Wet’suwet’en Hereditary Chief Namoks (John Ridsdale) speaks as Indigenous nations and supporters gather to show support for the Wet’suwet’en Nation before marching together in solidarity, in Smithers, B.C., on Wednesday January 16, 2019. (THE CANADIAN PRESS/Darryl Dyck)                                Wet’suwet’en Hereditary Chief Namoks (John Ridsdale) speaks as Indigenous nations and supporters gather to show support for the Wet’suwet’en Nation before marching together in solidarity, in Smithers, B.C., on Wednesday January 16, 2019. (THE CANADIAN PRESS/Darryl Dyck)

Wet’suwet’en Hereditary Chief Namoks (John Ridsdale) speaks as Indigenous nations and supporters gather to show support for the Wet’suwet’en Nation before marching together in solidarity, in Smithers, B.C., on Wednesday January 16, 2019. (THE CANADIAN PRESS/Darryl Dyck) Wet’suwet’en Hereditary Chief Namoks (John Ridsdale) speaks as Indigenous nations and supporters gather to show support for the Wet’suwet’en Nation before marching together in solidarity, in Smithers, B.C., on Wednesday January 16, 2019. (THE CANADIAN PRESS/Darryl Dyck)

Province, feds, Wet’suwet’en announce progress in MOU talks

External community engagement process launched to help implement Wet’suwet’en rights and title

Local governments, industry, business and recreation groups will be receiving an invitation to assist in forming a regional engagement group as B.C. and Canada seeks to successfully implement Wet’suwet’en rights and title.

The provincial and federal government affirmed their commitment to work together under the memorandum of understanding signed earlier this year with Wet’suwet’en Hereditary Chiefs.

Although B.C. Minister of Indigenous Relations and Reconciliation, Scott Fraser and federal Minister of Crown-Indigenous Relations, Carolyn Bennett said the coronavirus pandemic has created additional challenges, they are having important conversations which will continue to move them forward.

Read More: Complaints of checkpoint debris spark controversy

“We are engaged in important dialogue on matters of Wet’suwet’en rights and title that have remained unresolved since the Delgamuukw-Gisday-wa decision more than 20 years ago,” Fraser and Bennett said in a joint statement Aug. 13.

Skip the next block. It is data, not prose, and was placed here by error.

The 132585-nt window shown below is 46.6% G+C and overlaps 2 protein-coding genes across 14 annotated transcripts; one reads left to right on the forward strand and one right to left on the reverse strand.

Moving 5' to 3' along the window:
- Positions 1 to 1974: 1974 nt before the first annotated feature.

“This is complex and important work and it will take time.”

A jointly developed external community engagement process has been launched, with invitations sent to potential participants to join a regional engagement group, and to suggest participants for a core advisory council.

Read More: Wet’suwet’en land title disputes an ‘internal issue,’ B.C. minister says

“As our work progresses, we will also be consulting neighbouring Nations,” said Fraser and Bennett.

Both hope to reach a negotiators’ understanding by mid-October 2020 on an affirmation agreement for Wet’suwet’en rights and title that will also set the stage for further implementation negotiations.

“The draft agreement will then require approval and ratification by Wet’suwet’en clan members and the provincial and federal governments, which we will seek to conclude before the end of the year,” the ministers stated.

“During this time, internal engagement within Wet’suwet’en will continue, as will external community engagement with other interested parties on the negotiations and draft agreement.”

Read More: Lake Kathlyn school sold to Wet’suwet’en for new seat of government

Wet’suwet’en Hereditary Chief Hagwilnegh (Ron Mitchell) was not available for immediate comment.

The Wet’suwet’en will be creating a seat of government for the entire Yintah (land) through the $1.2 million purchase funded by the Province of Lake Kathlyn Elementary School in Smithers. With the property transfer completed last month, the Wet’suwet’en will be working with School District 54 and Bulkley Valley Bright Beginnings Childcare to ensure a smooth transition next year.

Read More: B.C. orders Coastal GasLink to stop pipeline construction near protected wetlands


Do you have a comment about this story? email:
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